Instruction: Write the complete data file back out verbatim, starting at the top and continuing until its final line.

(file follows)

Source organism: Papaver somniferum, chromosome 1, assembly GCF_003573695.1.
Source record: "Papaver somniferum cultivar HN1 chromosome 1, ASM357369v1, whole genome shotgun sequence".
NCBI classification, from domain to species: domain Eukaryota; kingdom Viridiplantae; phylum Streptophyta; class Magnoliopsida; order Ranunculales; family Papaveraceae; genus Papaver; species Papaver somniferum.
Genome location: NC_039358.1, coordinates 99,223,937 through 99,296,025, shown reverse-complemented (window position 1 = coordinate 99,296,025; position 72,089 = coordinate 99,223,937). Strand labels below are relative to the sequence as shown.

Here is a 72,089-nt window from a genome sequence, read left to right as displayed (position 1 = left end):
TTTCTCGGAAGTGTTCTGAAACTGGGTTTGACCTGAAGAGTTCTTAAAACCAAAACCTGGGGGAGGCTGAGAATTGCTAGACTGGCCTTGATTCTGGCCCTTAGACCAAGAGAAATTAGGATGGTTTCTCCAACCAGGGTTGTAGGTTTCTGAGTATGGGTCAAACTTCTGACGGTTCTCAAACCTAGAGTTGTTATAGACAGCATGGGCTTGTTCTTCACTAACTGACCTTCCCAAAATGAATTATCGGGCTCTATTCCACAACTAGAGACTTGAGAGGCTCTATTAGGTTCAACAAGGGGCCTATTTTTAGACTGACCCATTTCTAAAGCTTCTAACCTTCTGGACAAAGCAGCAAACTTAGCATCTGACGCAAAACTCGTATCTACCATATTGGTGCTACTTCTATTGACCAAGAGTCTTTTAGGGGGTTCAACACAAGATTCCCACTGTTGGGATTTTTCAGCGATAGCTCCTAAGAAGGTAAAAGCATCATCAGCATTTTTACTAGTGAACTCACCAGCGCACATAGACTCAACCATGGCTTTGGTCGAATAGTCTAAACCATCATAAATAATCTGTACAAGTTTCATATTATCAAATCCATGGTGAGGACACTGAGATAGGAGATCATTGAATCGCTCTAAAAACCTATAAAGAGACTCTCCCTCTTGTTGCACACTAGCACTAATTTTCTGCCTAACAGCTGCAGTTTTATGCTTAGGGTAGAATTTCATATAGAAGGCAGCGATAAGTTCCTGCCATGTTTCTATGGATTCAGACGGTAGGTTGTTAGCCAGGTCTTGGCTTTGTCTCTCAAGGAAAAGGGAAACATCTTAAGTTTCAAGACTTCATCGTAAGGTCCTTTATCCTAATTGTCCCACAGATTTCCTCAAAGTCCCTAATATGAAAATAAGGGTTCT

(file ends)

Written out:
Source organism: Papaver somniferum, chromosome 1, assembly GCF_003573695.1.
Source record: "Papaver somniferum cultivar HN1 chromosome 1, ASM357369v1, whole genome shotgun sequence".
NCBI classification, from domain to species: domain Eukaryota; kingdom Viridiplantae; phylum Streptophyta; class Magnoliopsida; order Ranunculales; family Papaveraceae; genus Papaver; species Papaver somniferum.
Genome location: NC_039358.1, coordinates 99,223,937 through 99,296,025, shown reverse-complemented (window position 1 = coordinate 99,296,025; position 72,089 = coordinate 99,223,937). Strand labels below are relative to the sequence as shown.

Here is a 72,089-nt window from a genome sequence, read left to right as displayed (position 1 = left end):
TTTCTCGGAAGTGTTCTGAAACTGGGTTTGACCTGAAGAGTTCTTAAAACCAAAACCTGGGGGAGGCTGAGAATTGCTAGACTGGCCTTGATTCTGGCCCTTAGACCAAGAGAAATTAGGATGGTTTCTCCAACCAGGGTTGTAGGTTTCTGAGTATGGGTCAAACTTCTGACGGTTCTCAAACCTAGAGTTGTTATAGACAGCATGGGCTTGTTCTTCACTAACTGACCTTCCCAAAATGAATTATCGGGCTCTATTCCACAACTAGAGACTTGAGAGGCTCTATTAGGTTCAACAAGGGGCCTATTTTTAGACTGACCCATTTCTAAAGCTTCTAACCTTCTGGACAAAGCAGCAAACTTAGCATCTGACGCAAAACTCGTATCTACCATATTGGTGCTACTTCTATTGACCAAGAGTCTTTTAGGGGGTTCAACACAAGATTCCCACTGTTGGGATTTTTCAGCGATAGCTCCTAAGAAGGTAAAAGCATCATCAGCATTTTTACTAGTGAACTCACCAGCGCACATAGACTCAACCATGGCTTTGGTCGAATAGTCTAAACCATCATAAATAATCTGTACAAGTTTCATATTATCAAATCCATGGTGAGGACACTGAGATAGGAGATCATTGAATCGCTCTAAAAACCTATAAAGAGACTCTCCCTCTTGTTGCACACTAGCACTAATTTTCTGCCTAACAGCTGCAGTTTTATGCTTAGGGTAGAATTTCATATAGAAGGCAGCGATAAGTTCCTGCCATGTTTCTATGGATTCAGACGGTAGGTTGTTAGCCAGGTCTTGGCTTTGTCTCTCAAGGAAAAGGGAAACATCTTAAGTTTCAAGACTTCATCGTAAGGTCCTTTATCCTAATTGTCCCACAGATTTCCTCAAAGTCCCTAATATGAAAATAAGGGTTCT